Range: Nova Scotia and Ontario to Michigan and Iowa, southward to Virginia. Habitat: Meadows, roadsides, and waste places.
Were there no larger and better Clovers, this plant could not be characterized as a weed; but, as it is, the places that it holds might be better occupied, and its seeds are a frequent impurity among those of its larger relatives. Stems smooth, slender, branching, usually erect, six to fifteen inches in height. Leaves light green, on petioles but little longer than the cohering, narrow, lance-shaped stipules; the leaflets all grow from the same point, and are sessile, about a half-inch in length, obovate or oblong, and edged with very minute teeth. Heads axillary on peduncles much longer than the leaves; they are small, oblong, rounded, densely crowded, golden yellow, the flowers having rather narrow, incurled standards and short, blunt keels; the corollas are persistent and each flower turns downward on the stalk as it is fertilized, finally becoming dry and brown, the withered heads resembling small dried hops. The pods are one-seeded. (Fig. 164.)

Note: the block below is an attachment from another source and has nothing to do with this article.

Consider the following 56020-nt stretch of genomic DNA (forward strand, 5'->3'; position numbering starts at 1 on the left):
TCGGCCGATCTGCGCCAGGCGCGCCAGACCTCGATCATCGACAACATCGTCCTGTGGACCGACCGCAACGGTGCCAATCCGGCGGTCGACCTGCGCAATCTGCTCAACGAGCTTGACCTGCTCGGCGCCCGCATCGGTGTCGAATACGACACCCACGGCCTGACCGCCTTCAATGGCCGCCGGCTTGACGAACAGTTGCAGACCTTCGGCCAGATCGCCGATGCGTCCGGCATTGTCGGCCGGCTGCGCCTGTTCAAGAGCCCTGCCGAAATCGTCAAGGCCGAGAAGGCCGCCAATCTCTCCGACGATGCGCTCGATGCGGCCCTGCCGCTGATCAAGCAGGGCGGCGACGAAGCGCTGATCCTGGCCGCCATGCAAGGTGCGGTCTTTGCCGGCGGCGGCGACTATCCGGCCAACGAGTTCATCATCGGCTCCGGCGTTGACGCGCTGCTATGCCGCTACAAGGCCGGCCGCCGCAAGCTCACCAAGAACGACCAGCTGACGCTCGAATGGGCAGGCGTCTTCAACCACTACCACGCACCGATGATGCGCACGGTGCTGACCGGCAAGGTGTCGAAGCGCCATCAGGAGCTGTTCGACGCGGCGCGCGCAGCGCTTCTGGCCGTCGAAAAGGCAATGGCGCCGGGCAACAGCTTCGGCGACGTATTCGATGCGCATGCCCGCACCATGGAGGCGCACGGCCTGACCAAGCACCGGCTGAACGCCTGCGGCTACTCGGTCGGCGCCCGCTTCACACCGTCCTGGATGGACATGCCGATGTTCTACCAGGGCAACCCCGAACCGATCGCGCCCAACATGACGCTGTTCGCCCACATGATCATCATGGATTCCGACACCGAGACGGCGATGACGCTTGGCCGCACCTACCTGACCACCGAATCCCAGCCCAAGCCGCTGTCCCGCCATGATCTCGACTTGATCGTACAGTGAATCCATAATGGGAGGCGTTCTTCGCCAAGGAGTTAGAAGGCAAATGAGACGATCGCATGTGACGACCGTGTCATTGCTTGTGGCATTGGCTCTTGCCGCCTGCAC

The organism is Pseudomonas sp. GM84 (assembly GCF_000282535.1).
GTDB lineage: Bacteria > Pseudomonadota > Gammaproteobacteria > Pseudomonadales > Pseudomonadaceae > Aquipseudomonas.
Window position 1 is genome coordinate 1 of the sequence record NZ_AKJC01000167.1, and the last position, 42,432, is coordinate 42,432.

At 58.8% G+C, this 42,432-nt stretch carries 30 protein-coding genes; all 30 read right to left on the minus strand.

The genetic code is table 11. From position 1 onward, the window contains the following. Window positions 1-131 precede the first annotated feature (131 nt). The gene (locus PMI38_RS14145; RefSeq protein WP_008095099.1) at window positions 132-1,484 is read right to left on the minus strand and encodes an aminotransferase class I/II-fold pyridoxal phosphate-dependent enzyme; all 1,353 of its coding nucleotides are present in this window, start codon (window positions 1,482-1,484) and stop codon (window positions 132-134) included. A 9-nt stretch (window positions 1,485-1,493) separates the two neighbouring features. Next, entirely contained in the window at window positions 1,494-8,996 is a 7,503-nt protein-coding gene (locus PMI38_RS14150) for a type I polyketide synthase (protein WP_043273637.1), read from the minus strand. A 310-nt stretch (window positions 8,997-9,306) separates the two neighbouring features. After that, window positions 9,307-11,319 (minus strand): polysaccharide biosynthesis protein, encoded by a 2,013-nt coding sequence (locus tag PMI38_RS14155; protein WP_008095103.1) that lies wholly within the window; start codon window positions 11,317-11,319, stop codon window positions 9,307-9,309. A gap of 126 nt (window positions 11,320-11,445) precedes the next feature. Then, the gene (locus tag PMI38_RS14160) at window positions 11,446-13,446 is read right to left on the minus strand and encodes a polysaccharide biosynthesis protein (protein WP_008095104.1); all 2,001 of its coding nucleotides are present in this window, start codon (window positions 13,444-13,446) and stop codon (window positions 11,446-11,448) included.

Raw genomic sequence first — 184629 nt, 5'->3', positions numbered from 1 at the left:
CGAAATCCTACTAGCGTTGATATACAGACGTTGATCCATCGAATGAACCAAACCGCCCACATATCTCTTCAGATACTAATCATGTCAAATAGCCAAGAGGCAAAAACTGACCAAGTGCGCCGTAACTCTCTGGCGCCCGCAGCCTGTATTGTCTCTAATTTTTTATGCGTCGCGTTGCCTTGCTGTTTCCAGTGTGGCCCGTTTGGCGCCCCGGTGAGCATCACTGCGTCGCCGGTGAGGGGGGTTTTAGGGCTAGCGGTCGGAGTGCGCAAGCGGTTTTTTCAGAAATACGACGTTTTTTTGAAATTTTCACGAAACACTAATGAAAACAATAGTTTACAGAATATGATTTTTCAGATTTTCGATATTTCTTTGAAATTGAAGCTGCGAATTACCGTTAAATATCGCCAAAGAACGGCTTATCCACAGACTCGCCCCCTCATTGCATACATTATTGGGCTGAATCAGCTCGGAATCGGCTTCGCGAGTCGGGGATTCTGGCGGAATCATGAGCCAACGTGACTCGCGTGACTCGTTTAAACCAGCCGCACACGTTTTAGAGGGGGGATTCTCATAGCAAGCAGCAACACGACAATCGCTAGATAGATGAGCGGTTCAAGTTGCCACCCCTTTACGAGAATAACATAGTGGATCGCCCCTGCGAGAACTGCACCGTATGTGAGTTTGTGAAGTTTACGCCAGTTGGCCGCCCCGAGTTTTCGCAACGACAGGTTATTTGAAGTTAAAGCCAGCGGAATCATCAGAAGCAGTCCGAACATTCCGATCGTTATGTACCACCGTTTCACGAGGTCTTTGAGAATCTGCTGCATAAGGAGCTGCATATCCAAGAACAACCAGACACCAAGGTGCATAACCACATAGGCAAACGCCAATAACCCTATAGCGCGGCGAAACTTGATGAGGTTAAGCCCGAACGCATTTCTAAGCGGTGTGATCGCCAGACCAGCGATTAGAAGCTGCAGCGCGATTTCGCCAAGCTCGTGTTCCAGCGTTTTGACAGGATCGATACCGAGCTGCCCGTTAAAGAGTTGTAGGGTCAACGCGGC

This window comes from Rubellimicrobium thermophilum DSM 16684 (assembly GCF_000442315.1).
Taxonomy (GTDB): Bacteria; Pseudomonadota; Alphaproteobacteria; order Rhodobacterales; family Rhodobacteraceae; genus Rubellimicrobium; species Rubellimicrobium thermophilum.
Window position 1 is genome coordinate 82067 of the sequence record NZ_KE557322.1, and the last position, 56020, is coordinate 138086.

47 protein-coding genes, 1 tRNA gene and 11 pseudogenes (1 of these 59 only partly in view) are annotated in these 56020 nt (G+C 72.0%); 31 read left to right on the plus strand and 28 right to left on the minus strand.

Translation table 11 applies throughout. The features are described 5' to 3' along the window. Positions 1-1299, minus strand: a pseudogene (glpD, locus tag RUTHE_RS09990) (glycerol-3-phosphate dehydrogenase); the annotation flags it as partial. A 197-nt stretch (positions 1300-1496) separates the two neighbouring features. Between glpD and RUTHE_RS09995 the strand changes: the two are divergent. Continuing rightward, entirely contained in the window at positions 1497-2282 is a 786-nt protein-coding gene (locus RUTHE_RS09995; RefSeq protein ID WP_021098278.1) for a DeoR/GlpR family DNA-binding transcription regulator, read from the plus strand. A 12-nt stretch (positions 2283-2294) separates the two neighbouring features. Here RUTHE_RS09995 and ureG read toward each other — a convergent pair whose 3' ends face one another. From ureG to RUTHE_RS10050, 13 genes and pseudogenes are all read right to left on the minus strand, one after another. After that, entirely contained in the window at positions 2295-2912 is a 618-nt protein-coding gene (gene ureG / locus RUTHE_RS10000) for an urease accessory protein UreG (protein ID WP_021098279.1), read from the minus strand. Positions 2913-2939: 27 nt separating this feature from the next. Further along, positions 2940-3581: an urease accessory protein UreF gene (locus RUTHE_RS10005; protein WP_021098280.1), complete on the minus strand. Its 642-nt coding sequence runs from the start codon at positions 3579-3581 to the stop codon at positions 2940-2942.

Prevent seed development and distribution by early and frequent cutting. Cultivate and reseed the ground with larger and better forage plants.